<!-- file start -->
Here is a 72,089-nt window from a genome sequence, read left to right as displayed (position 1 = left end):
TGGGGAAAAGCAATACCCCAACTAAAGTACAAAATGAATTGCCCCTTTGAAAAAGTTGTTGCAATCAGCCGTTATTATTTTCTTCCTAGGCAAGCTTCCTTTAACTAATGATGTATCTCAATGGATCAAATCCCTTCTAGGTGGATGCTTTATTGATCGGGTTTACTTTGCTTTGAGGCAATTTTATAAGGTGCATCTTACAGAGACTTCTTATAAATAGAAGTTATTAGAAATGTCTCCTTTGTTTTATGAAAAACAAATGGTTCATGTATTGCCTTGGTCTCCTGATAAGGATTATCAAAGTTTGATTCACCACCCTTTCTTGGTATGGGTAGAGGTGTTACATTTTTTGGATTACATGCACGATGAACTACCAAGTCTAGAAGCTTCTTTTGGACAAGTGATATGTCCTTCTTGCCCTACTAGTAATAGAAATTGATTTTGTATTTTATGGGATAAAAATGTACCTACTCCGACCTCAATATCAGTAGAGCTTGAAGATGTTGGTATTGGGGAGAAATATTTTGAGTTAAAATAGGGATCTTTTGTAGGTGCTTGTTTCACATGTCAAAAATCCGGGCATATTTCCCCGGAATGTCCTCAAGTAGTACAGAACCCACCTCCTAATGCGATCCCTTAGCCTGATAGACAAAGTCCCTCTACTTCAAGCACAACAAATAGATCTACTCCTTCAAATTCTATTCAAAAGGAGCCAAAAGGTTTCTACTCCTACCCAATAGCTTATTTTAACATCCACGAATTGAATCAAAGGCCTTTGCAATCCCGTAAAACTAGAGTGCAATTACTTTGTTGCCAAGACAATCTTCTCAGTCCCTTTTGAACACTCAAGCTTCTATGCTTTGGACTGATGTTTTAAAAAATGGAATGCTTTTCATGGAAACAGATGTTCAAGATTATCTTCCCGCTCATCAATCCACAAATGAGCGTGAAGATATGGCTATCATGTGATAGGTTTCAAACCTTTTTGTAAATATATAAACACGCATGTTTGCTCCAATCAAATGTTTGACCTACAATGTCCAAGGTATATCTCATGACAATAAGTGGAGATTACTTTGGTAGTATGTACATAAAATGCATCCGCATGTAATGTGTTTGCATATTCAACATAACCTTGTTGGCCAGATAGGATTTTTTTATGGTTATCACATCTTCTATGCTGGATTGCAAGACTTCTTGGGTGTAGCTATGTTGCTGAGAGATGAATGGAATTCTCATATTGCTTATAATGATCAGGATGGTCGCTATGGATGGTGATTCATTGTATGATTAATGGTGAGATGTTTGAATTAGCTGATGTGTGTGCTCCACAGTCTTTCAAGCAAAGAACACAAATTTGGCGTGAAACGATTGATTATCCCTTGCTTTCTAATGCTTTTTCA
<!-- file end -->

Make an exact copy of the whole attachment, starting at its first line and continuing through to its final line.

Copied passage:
Here is a 72,089-nt window from a genome sequence, read left to right as displayed (position 1 = left end):
TGGGGAAAAGCAATACCCCAACTAAAGTACAAAATGAATTGCCCCTTTGAAAAAGTTGTTGCAATCAGCCGTTATTATTTTCTTCCTAGGCAAGCTTCCTTTAACTAATGATGTATCTCAATGGATCAAATCCCTTCTAGGTGGATGCTTTATTGATCGGGTTTACTTTGCTTTGAGGCAATTTTATAAGGTGCATCTTACAGAGACTTCTTATAAATAGAAGTTATTAGAAATGTCTCCTTTGTTTTATGAAAAACAAATGGTTCATGTATTGCCTTGGTCTCCTGATAAGGATTATCAAAGTTTGATTCACCACCCTTTCTTGGTATGGGTAGAGGTGTTACATTTTTTGGATTACATGCACGATGAACTACCAAGTCTAGAAGCTTCTTTTGGACAAGTGATATGTCCTTCTTGCCCTACTAGTAATAGAAATTGATTTTGTATTTTATGGGATAAAAATGTACCTACTCCGACCTCAATATCAGTAGAGCTTGAAGATGTTGGTATTGGGGAGAAATATTTTGAGTTAAAATAGGGATCTTTTGTAGGTGCTTGTTTCACATGTCAAAAATCCGGGCATATTTCCCCGGAATGTCCTCAAGTAGTACAGAACCCACCTCCTAATGCGATCCCTTAGCCTGATAGACAAAGTCCCTCTACTTCAAGCACAACAAATAGATCTACTCCTTCAAATTCTATTCAAAAGGAGCCAAAAGGTTTCTACTCCTACCCAATAGCTTATTTTAACATCCACGAATTGAATCAAAGGCCTTTGCAATCCCGTAAAACTAGAGTGCAATTACTTTGTTGCCAAGACAATCTTCTCAGTCCCTTTTGAACACTCAAGCTTCTATGCTTTGGACTGATGTTTTAAAAAATGGAATGCTTTTCATGGAAACAGATGTTCAAGATTATCTTCCCGCTCATCAATCCACAAATGAGCGTGAAGATATGGCTATCATGTGATAGGTTTCAAACCTTTTTGTAAATATATAAACACGCATGTTTGCTCCAATCAAATGTTTGACCTACAATGTCCAAGGTATATCTCATGACAATAAGTGGAGATTACTTTGGTAGTATGTACATAAAATGCATCCGCATGTAATGTGTTTGCATATTCAACATAACCTTGTTGGCCAGATAGGATTTTTTTATGGTTATCACATCTTCTATGCTGGATTGCAAGACTTCTTGGGTGTAGCTATGTTGCTGAGAGATGAATGGAATTCTCATATTGCTTATAATGATCAGGATGGTCGCTATGGATGGTGATTCATTGTATGATTAATGGTGAGATGTTTGAATTAGCTGATGTGTGTGCTCCACAGTCTTTCAAGCAAAGAACACAAATTTGGCGTGAAACGATTGATTATCCCTTGCTTTCTAATGCTTTTTCA